As this was supposed to be easy to get started with, I decided to be awkward and just start plugging it in without reading any instructions. I plugged in a monitor using DisplayPort (because that was the first cable I grabbed), a keyboard, the webcam, and an ethernet cable. I inserted the supplied microSD card as powered up the board. I was greeted by a petalinux boot up screen asking me to log in. Unfortunately, someone had very kindly imaged the card with Petalinux (2020.2) but hadn't thought to let anyone know the password. I tried a few likely combinations, but nothing worked. Considering I was deliberately trying to be a pain I think this OK. I open the getting started guide at https://www.xilinx.com/KV260-Start and - as I should have done in teh first place - I did some reading before I started typing.
I downloaded the card image and burned it with the Raspberry Pi imaging tool - rather than the recommended Balena Etcher. I did this just because I has it installed already and because (if you didn't already realise) I ignore instructions. The Pi imager worked just fine, I booted into Petalinux and logged in - changing the default password and making a mental note of it. The instructions were pretty much what I did before - apart from also connecting a micro USB cable to use as a serial terminal. The instruction talk about using the IAS camera module, but as I've already mentioned I was supplied with a webcam instead. The nice animated image to the right is taken from the getting started guide. It also seems that it's not important whether you use HDMI or DisplayPort. Both work just fine and the same image is output to both at the same time.
The provided guide is really good, so a written description of the getting started process would probably just be a worse version of that. I decided a good way to test things out would be to take if from the point of having a microSD card flashed with the downloaded image and do a live recording from there to displaying the smartcam face recognition on a monitor. Is the claim of having this running in under an hour valid? Let's try it and see!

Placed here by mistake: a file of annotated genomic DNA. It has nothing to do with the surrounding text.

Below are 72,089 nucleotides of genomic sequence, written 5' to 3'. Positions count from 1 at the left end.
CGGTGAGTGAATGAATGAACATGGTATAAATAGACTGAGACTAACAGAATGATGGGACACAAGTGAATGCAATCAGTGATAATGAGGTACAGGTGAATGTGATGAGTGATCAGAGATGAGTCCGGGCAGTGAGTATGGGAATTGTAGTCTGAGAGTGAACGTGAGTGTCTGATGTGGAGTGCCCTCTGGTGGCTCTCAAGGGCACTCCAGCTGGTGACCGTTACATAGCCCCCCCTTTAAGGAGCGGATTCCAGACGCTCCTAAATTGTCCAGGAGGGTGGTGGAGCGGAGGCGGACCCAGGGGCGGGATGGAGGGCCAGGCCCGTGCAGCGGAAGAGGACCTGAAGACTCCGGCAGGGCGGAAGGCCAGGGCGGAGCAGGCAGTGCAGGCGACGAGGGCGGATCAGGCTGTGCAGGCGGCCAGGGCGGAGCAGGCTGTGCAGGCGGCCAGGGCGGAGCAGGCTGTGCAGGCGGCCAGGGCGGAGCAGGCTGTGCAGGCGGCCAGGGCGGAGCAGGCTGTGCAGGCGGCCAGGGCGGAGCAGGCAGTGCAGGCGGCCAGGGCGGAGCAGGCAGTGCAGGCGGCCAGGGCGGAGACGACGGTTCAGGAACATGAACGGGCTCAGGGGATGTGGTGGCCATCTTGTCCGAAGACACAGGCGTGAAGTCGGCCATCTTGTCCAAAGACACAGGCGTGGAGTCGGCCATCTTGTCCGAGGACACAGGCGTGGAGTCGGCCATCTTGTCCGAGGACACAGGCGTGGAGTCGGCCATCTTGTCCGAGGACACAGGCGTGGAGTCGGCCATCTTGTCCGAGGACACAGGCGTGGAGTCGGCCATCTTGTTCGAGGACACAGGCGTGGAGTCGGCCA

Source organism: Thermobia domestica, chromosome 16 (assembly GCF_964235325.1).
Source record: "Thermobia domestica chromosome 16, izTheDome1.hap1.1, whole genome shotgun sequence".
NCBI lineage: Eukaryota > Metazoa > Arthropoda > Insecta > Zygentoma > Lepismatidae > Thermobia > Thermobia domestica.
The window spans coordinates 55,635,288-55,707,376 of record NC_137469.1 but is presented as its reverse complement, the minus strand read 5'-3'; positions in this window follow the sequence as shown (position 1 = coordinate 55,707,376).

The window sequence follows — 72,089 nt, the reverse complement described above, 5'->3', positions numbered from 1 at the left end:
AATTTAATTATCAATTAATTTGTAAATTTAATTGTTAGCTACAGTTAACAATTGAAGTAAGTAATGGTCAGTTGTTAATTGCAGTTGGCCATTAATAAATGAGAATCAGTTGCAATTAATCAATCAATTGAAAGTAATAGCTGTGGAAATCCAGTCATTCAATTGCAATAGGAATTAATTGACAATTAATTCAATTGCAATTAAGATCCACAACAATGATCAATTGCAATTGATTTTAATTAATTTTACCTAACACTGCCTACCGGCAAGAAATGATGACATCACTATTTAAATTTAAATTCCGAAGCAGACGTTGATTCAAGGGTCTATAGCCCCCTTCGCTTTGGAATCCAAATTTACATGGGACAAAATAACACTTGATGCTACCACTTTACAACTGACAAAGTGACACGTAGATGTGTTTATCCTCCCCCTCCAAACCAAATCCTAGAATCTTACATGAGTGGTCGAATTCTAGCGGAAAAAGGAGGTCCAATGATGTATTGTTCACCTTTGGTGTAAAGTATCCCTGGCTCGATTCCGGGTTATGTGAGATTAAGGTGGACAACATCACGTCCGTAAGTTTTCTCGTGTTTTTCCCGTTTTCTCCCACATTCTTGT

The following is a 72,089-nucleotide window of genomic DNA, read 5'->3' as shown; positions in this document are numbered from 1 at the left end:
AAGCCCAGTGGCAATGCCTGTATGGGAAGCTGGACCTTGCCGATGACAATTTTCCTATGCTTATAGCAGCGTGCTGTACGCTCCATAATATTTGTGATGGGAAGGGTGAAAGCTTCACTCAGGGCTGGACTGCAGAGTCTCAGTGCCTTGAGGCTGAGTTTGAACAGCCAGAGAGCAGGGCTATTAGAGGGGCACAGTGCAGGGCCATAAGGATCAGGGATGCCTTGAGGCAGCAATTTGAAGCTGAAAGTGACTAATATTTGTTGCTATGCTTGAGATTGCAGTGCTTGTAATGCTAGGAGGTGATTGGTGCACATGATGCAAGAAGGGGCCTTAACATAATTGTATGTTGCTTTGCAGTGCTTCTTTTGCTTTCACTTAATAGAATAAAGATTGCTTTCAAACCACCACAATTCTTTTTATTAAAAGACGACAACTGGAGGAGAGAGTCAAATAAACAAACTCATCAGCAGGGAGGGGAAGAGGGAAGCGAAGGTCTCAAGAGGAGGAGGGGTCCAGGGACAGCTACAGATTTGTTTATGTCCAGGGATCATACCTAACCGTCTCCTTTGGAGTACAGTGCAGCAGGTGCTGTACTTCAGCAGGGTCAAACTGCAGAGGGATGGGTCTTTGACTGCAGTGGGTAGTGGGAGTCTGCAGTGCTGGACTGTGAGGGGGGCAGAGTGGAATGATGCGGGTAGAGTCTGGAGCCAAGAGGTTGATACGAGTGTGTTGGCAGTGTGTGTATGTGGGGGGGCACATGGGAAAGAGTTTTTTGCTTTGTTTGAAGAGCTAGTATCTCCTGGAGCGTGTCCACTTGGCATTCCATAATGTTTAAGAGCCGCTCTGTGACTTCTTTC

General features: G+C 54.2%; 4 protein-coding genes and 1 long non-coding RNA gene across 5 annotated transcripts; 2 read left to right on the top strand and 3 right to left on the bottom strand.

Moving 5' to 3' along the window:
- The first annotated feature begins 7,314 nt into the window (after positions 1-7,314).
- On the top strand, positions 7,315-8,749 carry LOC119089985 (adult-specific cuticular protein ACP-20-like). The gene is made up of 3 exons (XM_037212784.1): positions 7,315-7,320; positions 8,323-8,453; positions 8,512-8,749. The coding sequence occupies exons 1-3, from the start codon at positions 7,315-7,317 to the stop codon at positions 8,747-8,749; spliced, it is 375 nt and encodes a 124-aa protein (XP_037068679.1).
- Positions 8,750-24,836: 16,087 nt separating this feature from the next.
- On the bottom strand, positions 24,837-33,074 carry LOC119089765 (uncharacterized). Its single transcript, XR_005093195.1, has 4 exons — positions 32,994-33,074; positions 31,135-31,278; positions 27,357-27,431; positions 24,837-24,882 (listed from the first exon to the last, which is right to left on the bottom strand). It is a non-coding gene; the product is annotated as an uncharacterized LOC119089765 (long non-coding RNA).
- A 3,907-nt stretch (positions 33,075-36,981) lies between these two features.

As you can see, it's very easy to have everything up and running in under 25 minutes - even when starting by downloading the SD card image. My apologies for the rather washed-out video - although this doesn't seem to bother the AI. We must have had an unexpected flash of sunshine in an otherwise dreary day here in the UK! Whilst the "filming one monitor with a second webcam" approach seemed to work OK, I initially tried using a cheap HDMI capture device to more cleanly show the output from the KV260. Whilst the device seemed to work surprisingly well - especially as it cost less that £8 - it wouldn't capture the Kria's output. I think this was down to the output being 60fps and the device only being able to handle 30fps, but I'm not sure.
More about the smartcam and other apps
It was very easy to get the smartcam app up and running, but it doesn't end there. The documentation on all 3 of the Xilinx supplied apps in the app store is very good. This section for instance does a great job of explaining how to configure the smartcam application to consume video from a MIPI camera, USB camera or a file, and to output it a monitor, a RTSP stream or to disk. It also exlains all the options that are available.